In the News
New SIFI Process Proposed, Will Focus on Systemic Risks
The proposed guidance would put in place a new approach first suggested in 2017.
- Frank Klimko
- April 2019
The Financial Stability Oversight Council wants to adopt industry-friendly language in a new interpretive guidance over how it designates insurers as systemically important financial institutions, focusing on system-wide risks rather than individual institutions.
The council voted unanimously to issue new rules under which it would have to take an activities-based approach toward designation, perform a pre-designation cost-benefit analysis and assess the likelihood of a nonbank financial company's material financial distress before assigning it a SIFI label.
It’s clear federal regulators under the Trump administration don’t anticipate designating any insurers as SIFIs.
Capital Alpha Partners
The new approach would largely side with the insurance industry over a central element in the fight over interpreting the powers given to the FSOC through the Dodd-Frank Act. Critics, and the FSOC itself, have argued the FSOC was required to test a company's material financial strength first before deciding whether to designate it as a SIFI.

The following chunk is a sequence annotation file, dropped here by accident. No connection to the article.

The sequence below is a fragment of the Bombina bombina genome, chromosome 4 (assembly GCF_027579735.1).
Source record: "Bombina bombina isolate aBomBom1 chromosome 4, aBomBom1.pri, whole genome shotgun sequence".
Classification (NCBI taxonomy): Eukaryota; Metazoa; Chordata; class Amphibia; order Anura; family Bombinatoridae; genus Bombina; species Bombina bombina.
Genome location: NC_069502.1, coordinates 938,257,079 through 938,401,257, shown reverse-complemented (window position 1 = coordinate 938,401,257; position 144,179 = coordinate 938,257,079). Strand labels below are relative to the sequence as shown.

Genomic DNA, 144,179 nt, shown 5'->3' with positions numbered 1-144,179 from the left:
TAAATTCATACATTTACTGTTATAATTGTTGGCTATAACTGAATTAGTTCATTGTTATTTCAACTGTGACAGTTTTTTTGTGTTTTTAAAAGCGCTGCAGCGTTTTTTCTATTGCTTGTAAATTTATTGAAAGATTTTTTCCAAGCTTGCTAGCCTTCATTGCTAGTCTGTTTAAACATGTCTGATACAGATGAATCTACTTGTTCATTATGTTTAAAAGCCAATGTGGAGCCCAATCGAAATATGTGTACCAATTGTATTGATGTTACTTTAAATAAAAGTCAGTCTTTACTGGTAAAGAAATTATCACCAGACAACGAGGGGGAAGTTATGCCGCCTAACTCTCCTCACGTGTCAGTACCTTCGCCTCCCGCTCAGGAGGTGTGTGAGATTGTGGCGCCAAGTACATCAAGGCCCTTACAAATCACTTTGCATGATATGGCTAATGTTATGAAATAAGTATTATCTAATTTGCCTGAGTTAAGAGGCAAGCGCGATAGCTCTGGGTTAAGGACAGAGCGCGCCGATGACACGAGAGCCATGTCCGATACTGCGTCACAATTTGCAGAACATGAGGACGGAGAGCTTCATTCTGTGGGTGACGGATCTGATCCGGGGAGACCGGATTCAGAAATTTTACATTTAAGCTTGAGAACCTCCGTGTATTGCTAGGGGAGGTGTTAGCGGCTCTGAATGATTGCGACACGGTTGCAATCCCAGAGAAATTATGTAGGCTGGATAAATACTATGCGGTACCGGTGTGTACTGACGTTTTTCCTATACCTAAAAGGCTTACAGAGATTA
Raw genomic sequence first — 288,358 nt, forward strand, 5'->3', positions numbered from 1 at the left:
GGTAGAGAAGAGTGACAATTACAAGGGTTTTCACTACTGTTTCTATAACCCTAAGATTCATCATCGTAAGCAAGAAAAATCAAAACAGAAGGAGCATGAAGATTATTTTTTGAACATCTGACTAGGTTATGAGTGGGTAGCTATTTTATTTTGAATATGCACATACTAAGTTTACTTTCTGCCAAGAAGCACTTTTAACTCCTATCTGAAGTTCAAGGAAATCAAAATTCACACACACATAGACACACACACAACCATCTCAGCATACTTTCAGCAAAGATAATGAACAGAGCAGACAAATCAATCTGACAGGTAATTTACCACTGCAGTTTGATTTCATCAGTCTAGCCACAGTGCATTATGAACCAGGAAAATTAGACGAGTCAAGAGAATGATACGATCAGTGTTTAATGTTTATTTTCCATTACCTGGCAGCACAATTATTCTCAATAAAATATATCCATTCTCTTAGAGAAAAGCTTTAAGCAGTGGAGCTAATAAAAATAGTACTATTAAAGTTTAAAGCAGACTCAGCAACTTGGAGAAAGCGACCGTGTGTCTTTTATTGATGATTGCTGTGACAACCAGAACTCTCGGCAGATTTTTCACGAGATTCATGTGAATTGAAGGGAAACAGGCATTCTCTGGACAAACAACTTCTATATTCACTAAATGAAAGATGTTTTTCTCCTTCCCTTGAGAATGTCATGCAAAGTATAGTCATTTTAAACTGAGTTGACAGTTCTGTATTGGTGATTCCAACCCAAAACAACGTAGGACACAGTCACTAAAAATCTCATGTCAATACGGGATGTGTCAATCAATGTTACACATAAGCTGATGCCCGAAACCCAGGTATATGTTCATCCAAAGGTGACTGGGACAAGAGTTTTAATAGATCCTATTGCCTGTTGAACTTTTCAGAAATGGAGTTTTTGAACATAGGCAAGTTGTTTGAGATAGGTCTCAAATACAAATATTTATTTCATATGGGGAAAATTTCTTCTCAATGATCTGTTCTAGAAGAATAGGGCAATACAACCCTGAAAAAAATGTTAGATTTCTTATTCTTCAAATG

Under the prior administration, attorneys for the FSOC said the Dodd-Frank financial reforms never required the FSOC would first test each company's financial sturdiness. However, Judge Rosemary M. Collyer, of the U.S. District Court for the District of Columbia, ruled the FSOC violated its own guidance by failing to measure MetLife Inc.'s vulnerability to material financial distress. MetLife eventually prevailed and shed its SIFI designation via litigation in 2016.
The guidance asks whether the council should incorporate Collyer's decision into the way it designates SIFIs.
The new rule mandating a cost-benefit analysis is also a big change. Under the proposed rule, the council would designate a nonbank financial company only if the expected benefits outweighed the anticipated costs of the designation.
It's clear federal regulators under the Trump administration don't anticipate designating any insurers as SIFIs, Ian Katz, director of Capital Alpha Partners, said in a research note.
“The FSOC decision cements the view, which was already gaining momentum under (President Barack) Obama, that the days of designation are over—unless some 2008 AIG-like craziness appears poised to emerge,” he said.
FSOC critics, however, called the new proposed guidance a step in the wrong direction.
“These actions irresponsibly ignore the lessons of the 2008 crash, which was ignited in and spread by systemically significant nonbanks in the shadow banking system,” said Dennis Kelleher, president and chief executive officer of Better Markets.